In 1859 Pisarev (who was subject to ‘dementia melancholica’) had spent four
months in a lunatic asylum. In “The Life of Chernyshevski” (Chapter Four of
“The Gift”) Fyodor Konstantinovich mentions Botkin, a friend of Turgenev,
Fet (who married Botkin’s sister) and Tolstoy. Zina Mertz’s patronymic,
Oskarovna, brings to mind Professor Oscar Nattochdag, the head of the
department to which Kinbote belongs at the Wordsmith University. Shchyogolev
(Fyodor’s landlord in “The Gift” ) calls his step-daughter “Aida” (after the
second part of her full name Zinaida) and printsessa (Princess). In one of
his poems Heine mentions Tsarevna Proserpina. In Pushkin’s poem Prozerpina
(1824) pale Pluto’s horses quickly whisk the god iz Aida (out of Hades). In
“The Life of Chernyshevski” Fyodor compares Chernyshevski to Prometheus.
Kirchenrat Prometheus (1843) is a poem by Heine. The title of Annenski’s
essay on Heine (included in “The Second Book of Reflection”), Geyne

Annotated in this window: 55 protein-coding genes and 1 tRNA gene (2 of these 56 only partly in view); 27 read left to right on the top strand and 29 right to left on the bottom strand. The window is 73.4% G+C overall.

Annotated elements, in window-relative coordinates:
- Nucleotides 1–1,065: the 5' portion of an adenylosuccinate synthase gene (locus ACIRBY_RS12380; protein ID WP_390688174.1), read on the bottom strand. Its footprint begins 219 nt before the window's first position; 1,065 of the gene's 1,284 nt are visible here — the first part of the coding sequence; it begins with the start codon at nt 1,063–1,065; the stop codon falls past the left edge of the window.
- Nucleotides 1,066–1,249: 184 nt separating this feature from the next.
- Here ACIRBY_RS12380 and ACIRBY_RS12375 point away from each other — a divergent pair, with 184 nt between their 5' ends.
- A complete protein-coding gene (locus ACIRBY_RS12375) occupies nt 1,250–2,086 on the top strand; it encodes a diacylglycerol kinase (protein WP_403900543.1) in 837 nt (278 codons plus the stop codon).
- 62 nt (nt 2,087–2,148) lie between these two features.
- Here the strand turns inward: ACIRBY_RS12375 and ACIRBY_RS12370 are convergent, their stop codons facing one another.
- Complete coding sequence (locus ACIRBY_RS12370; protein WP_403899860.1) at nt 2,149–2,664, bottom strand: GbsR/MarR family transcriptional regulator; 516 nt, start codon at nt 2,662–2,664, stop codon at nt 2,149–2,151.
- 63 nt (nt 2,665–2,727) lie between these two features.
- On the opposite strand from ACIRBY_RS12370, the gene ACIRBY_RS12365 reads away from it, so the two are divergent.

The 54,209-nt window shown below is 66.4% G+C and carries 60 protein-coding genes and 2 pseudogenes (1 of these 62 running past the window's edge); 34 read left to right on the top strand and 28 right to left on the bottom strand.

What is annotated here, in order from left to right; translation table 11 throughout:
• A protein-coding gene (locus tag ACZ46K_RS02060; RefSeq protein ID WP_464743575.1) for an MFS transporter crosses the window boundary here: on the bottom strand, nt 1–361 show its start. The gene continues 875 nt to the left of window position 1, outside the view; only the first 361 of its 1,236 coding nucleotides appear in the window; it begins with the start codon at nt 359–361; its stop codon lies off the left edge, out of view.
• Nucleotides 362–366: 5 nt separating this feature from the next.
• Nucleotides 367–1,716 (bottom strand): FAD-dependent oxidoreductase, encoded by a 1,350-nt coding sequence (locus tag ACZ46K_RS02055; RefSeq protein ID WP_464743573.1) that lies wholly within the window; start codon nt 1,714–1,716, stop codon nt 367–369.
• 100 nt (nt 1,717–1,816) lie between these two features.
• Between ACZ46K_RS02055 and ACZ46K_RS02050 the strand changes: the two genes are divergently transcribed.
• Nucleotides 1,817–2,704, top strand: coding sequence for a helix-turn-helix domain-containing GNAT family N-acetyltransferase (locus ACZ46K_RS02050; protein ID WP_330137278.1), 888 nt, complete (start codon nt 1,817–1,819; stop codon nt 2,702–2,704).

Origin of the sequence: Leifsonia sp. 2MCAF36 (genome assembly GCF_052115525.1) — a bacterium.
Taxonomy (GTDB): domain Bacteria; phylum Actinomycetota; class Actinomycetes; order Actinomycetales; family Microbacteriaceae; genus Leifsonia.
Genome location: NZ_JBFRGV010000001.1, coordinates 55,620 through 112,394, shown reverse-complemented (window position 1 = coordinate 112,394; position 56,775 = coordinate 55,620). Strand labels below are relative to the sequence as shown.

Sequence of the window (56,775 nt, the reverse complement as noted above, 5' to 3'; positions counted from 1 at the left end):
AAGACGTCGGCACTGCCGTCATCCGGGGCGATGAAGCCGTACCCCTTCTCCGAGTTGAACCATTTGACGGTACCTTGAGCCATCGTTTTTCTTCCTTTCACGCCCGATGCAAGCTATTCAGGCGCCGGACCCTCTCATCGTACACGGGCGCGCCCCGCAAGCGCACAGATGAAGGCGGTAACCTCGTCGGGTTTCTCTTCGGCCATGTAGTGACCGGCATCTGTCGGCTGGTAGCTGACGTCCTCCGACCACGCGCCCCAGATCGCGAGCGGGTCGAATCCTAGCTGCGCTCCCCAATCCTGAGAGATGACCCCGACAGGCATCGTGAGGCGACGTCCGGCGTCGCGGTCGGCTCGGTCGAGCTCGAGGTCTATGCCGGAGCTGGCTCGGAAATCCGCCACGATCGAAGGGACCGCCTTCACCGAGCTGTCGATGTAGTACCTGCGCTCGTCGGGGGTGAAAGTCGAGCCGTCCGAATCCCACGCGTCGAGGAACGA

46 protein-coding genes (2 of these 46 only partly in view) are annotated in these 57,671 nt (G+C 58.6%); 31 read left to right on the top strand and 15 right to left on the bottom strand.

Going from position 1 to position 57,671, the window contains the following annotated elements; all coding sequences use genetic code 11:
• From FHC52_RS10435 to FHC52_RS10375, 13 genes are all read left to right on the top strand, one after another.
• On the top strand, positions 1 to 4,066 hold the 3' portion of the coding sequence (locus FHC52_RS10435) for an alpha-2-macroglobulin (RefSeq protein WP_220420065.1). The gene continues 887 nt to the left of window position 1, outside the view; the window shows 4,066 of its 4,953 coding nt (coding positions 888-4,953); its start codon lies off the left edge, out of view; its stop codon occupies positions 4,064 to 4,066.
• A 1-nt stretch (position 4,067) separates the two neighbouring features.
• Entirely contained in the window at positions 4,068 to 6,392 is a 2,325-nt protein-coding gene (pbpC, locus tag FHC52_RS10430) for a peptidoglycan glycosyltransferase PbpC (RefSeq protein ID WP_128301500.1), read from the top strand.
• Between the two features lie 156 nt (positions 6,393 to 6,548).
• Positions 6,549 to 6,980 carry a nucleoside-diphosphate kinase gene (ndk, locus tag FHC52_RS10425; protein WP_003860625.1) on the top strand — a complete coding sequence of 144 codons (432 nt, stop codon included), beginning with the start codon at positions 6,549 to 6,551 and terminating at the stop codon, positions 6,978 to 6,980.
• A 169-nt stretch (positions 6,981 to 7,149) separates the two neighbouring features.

prikovannyi (“Heine the Bed-Ridden”), alludes to Prometheus. Annenski’s
penname was Nik. T-o (Mr. Nobody). “Nikto Botkin” is a palindrome.

As pointed out by Dolinin, the title of O. Henry’s story (translated into
Russian as Plennik Zembly) is a parodic node at “The Prisoner of Zenda”
(1894), a once popular novel by Anthony Hope. Zenda rhymes with Blenda (the
name of King Charles’ mother). There is a hope that, after Kinbote’s
suicide, Professor V.* Botkin (the American scholar of Russian descent whose
personality was split into Shade, Kinbote and Gradus), will be “full” again.
Kinbote completes his Foreword to Pale Fire on Oct. 19, 1959 (the
anniversary of Pushkin’s Lyceum). Pushkin is the author of Kavkazskiy
plennik (“The Caucasian Captive,” 1821). Kavkazskiy plennik is also the
title of a long poem (1828) by Lermontov and of a short story (1872) by Leo
Tolstoy. The characters of Tolstoy’s story Haji Murat (1911) include Count
Vorontsov, the Governor General of the Caucasus who had once been a target
of Pushkin’s epigrams. In one of them the poet (whom Vorontsov called “a
weak imitator of Lord Byron”) says that there is a hope that one day
Vorontsov will be “full” at last.

*V. Botkin’s first name must be either Vsevolod or Vladislav. In “The Life
of Chernyshevski” Fyodor incorrectly calls Vsevolod Kostomarov (Heine’s
Russian translator, traitor and lunatic who signed some of his reports to
the detective Putilin “Ventseslav Lyutyy”) “Vladislav Dmitrievich.”

Alexey Sklyarenko